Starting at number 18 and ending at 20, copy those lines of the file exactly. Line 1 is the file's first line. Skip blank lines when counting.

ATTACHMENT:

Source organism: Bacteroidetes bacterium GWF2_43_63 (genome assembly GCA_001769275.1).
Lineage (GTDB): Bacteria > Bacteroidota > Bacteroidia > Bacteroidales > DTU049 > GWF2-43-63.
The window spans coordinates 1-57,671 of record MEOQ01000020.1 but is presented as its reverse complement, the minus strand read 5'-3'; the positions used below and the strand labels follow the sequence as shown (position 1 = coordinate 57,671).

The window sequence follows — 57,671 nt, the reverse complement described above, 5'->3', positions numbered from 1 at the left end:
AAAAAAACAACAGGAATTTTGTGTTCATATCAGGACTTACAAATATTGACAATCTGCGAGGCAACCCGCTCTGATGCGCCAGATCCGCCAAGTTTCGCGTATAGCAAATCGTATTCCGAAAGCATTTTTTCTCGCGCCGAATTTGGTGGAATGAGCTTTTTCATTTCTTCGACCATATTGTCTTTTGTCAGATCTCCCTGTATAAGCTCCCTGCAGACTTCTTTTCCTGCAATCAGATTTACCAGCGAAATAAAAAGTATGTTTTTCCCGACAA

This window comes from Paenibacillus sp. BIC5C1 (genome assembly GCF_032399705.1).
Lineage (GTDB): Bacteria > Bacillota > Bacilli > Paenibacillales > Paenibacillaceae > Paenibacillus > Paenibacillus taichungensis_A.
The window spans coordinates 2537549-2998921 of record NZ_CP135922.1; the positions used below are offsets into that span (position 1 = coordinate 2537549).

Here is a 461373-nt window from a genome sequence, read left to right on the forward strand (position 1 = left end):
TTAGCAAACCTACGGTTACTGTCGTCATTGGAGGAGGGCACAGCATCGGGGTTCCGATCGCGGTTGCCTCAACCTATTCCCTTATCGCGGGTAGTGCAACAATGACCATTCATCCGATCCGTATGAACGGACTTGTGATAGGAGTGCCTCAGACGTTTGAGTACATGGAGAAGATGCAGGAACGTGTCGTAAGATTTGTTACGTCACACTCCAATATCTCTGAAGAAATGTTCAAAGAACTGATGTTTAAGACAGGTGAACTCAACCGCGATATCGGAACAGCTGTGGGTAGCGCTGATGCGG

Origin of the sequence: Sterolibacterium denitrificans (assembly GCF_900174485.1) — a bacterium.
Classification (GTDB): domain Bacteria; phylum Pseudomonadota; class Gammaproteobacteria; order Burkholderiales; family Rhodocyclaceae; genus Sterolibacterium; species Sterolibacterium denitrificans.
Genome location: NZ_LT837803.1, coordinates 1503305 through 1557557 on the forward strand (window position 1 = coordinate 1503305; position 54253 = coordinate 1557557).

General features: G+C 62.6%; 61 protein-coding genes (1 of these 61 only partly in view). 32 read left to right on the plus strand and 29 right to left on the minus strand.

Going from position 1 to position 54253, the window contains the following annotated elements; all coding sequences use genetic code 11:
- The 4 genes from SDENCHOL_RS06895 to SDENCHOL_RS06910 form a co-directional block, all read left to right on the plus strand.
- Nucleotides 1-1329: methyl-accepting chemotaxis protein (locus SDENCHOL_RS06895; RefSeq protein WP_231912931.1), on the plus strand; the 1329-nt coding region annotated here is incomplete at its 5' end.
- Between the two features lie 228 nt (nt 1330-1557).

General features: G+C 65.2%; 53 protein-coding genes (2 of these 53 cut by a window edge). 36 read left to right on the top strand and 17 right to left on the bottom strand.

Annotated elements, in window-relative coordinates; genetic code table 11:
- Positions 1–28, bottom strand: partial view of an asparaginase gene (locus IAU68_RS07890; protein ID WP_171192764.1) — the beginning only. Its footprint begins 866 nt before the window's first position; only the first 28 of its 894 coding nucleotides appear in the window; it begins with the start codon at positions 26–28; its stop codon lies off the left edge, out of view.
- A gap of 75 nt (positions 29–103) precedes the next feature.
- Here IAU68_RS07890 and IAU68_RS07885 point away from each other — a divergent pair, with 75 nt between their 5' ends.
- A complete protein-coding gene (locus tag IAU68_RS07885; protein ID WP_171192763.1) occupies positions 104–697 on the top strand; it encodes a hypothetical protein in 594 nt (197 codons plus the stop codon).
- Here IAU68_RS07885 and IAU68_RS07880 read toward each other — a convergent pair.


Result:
- Between the two features lie 228 nt (nt 1330-1557).

General features: G+C 65.2%; 53 protein-coding genes (2 of these 53 cut by a window edge). 36 read left to right on the top strand and 17 right to left on the bottom strand.

Annotated elements, in window-relative coordinates; genetic code table 11: